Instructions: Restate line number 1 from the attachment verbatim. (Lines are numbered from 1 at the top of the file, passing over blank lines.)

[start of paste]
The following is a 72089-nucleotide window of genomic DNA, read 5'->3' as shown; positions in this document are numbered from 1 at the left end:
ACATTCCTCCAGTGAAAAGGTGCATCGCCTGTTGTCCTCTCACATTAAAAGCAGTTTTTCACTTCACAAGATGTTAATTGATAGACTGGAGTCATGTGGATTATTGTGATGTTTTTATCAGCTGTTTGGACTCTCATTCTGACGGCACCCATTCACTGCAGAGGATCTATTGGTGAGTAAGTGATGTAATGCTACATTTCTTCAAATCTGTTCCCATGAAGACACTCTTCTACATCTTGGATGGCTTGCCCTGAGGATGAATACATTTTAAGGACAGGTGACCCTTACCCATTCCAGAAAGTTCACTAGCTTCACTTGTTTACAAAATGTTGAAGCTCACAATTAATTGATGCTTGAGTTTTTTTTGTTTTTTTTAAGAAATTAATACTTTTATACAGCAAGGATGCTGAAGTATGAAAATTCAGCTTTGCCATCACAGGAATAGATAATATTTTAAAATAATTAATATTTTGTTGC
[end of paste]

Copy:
The following is a 72089-nucleotide window of genomic DNA, read 5'->3' as shown; positions in this document are numbered from 1 at the left end: